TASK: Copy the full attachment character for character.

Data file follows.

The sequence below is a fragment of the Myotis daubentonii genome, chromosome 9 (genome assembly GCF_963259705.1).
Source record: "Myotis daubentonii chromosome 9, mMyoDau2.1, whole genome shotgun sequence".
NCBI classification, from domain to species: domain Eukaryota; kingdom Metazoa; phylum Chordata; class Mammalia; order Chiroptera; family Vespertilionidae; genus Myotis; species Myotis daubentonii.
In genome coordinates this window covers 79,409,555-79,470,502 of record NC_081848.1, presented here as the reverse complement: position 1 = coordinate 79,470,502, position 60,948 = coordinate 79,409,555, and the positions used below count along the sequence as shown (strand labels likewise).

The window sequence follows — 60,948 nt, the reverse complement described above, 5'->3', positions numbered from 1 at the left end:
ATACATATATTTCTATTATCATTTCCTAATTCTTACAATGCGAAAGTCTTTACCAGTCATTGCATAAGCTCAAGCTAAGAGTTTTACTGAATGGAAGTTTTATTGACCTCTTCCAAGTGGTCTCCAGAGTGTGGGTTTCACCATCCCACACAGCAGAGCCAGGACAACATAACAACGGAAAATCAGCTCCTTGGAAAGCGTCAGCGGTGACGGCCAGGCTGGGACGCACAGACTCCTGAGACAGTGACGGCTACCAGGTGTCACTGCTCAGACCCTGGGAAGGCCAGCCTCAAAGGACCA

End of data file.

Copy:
The sequence below is a fragment of the Myotis daubentonii genome, chromosome 9 (genome assembly GCF_963259705.1).
Source record: "Myotis daubentonii chromosome 9, mMyoDau2.1, whole genome shotgun sequence".
NCBI classification, from domain to species: domain Eukaryota; kingdom Metazoa; phylum Chordata; class Mammalia; order Chiroptera; family Vespertilionidae; genus Myotis; species Myotis daubentonii.
In genome coordinates this window covers 79,409,555-79,470,502 of record NC_081848.1, presented here as the reverse complement: position 1 = coordinate 79,470,502, position 60,948 = coordinate 79,409,555, and the positions used below count along the sequence as shown (strand labels likewise).

The window sequence follows — 60,948 nt, the reverse complement described above, 5'->3', positions numbered from 1 at the left end:
ATACATATATTTCTATTATCATTTCCTAATTCTTACAATGCGAAAGTCTTTACCAGTCATTGCATAAGCTCAAGCTAAGAGTTTTACTGAATGGAAGTTTTATTGACCTCTTCCAAGTGGTCTCCAGAGTGTGGGTTTCACCATCCCACACAGCAGAGCCAGGACAACATAACAACGGAAAATCAGCTCCTTGGAAAGCGTCAGCGGTGACGGCCAGGCTGGGACGCACAGACTCCTGAGACAGTGACGGCTACCAGGTGTCACTGCTCAGACCCTGGGAAGGCCAGCCTCAAAGGACCA